A Good Credit Score Can Save You Thousands

It may sound cliché, but a good credit score can really save you a ton of money.

Don’t believe me? Just look at the numbers.

A recent study from CarInsurance.com revealed that drivers with credit scores above 750 save an average of $783 annually on car insurance.

But only about 40 percent of consumers have credit scores that high. The rest are essentially overpaying for their car insurance.

Then there are mortgage rates. Credit scoring is a huge factor in determining what interest rate you’ll wind up with.

In fact, you might not even be able to qualify it your credit isn’t up to snuff, despite having plenty of money in the bank and a steady paycheck.

Again, a good credit score can mean the difference of hundreds of dollars a month, or thousands over the life of your 30-year mortgage.

Don’t own a car or a house? Okay, well let’s look at credit cards.

If you carry a credit card balance, you’re going to end up paying costly finance charges (interest) if you don’t have a solid credit score.

After all, why would the credit card issuers approve you for their best deals, such as 0% APR credit cards and money-saving balance transfer offers if your credit score isn’t where it should be?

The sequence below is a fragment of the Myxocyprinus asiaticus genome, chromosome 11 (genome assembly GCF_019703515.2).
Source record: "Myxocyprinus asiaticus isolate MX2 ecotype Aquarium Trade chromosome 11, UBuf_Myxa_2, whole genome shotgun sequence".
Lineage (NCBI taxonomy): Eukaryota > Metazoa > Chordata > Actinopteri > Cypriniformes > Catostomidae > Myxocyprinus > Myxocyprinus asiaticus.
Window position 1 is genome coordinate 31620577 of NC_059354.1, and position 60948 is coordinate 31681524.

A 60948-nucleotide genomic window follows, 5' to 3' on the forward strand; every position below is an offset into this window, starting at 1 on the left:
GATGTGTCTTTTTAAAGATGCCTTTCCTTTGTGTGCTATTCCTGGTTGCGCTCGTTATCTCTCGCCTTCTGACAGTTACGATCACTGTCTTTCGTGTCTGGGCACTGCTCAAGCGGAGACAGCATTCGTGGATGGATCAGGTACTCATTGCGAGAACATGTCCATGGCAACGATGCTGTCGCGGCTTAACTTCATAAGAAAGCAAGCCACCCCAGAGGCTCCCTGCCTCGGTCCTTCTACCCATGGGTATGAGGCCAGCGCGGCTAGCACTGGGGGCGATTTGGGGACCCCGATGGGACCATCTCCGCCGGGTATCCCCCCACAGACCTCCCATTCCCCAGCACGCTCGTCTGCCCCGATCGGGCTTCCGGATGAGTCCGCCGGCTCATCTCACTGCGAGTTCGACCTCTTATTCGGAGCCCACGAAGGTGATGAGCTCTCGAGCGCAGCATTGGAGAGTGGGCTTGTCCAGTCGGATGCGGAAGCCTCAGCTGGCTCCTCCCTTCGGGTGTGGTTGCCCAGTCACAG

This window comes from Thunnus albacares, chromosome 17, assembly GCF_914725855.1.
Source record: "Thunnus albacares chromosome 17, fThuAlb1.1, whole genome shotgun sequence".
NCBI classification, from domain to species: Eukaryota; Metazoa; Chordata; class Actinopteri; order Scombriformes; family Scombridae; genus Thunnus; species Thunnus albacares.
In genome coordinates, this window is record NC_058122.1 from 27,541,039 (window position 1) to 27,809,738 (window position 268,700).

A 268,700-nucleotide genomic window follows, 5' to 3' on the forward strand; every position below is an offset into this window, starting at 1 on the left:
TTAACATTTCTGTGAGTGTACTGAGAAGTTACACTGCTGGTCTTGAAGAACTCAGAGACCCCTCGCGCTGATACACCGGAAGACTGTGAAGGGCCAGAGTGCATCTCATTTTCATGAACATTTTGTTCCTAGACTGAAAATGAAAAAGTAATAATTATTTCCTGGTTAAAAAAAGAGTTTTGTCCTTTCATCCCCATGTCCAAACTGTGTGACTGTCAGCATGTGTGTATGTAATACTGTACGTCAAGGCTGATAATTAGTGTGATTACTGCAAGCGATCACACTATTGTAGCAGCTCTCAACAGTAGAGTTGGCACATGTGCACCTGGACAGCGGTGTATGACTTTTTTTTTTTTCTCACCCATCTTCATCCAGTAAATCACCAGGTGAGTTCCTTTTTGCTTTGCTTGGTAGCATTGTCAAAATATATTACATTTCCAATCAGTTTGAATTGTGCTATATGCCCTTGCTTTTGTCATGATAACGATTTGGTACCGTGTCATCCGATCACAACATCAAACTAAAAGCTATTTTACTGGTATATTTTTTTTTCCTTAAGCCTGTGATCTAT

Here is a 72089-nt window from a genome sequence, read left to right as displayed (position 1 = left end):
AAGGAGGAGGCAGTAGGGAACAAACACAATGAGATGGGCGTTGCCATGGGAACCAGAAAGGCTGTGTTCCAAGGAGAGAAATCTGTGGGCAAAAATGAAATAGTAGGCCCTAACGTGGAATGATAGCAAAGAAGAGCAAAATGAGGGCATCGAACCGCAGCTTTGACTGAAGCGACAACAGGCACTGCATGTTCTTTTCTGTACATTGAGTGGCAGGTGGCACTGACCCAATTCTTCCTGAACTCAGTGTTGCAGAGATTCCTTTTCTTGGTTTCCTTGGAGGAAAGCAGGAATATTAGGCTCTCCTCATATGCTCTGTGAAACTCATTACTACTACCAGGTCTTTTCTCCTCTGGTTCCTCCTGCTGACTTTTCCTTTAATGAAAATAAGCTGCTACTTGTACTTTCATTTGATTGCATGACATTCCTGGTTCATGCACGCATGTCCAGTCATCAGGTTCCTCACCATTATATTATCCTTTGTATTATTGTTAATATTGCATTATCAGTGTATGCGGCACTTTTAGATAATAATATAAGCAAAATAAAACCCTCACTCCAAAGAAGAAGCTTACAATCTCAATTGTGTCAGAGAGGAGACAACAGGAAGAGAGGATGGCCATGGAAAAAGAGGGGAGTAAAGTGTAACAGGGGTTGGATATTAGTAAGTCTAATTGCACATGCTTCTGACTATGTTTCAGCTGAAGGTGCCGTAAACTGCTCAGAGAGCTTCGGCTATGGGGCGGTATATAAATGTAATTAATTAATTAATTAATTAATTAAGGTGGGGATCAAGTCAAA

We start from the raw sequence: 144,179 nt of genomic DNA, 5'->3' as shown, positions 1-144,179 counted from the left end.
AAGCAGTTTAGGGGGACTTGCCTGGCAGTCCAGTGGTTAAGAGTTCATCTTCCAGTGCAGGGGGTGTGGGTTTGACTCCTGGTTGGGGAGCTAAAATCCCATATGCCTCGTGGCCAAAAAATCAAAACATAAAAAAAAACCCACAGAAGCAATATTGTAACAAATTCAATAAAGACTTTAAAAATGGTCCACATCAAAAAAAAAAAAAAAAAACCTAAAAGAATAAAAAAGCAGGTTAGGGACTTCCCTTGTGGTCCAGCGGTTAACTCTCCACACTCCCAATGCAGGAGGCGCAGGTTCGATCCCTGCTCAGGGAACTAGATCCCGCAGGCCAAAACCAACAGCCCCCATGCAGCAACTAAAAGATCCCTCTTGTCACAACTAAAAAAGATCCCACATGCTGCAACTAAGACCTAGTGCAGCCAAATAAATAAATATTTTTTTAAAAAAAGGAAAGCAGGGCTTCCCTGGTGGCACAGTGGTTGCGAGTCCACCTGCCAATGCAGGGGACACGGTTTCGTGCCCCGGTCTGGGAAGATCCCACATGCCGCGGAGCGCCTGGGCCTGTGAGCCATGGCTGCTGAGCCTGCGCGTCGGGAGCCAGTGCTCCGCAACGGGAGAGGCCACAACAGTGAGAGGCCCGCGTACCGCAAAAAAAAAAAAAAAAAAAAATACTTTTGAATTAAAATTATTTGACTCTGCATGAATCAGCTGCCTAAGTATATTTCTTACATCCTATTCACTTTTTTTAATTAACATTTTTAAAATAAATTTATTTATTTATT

Short answer: they won’t. And you’ll end up paying more and more all because you didn’t take the time to better understand your credit score and how it ticks.

When it comes down it, credit scores are only going to get more important. So now is the time to start practicing healthy credit habits if you’ve been neglectful.

Pay bills on time, keep balances low, and use credit sparingly.

And if you’re planning on applying for a major loan in the near future, check your credit scores now to see where you stand to avoid any nasty surprises!

Colin Robertson is the author of several consumer finance websites aimed at helping people save money, including The Truth About Mortgage.

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Disclaimer: This information has been compiled and provided by CreditScoreQuick.com as an informational service to the public. While our goal is to provide information that will help consumers to manage their credit and debt, this information should not be considered legal advice. Such advice must be specific to the various circumstances of each person's situation, and the general information provided on these pages should not be used as a substitute for the advice of competent legal counsel.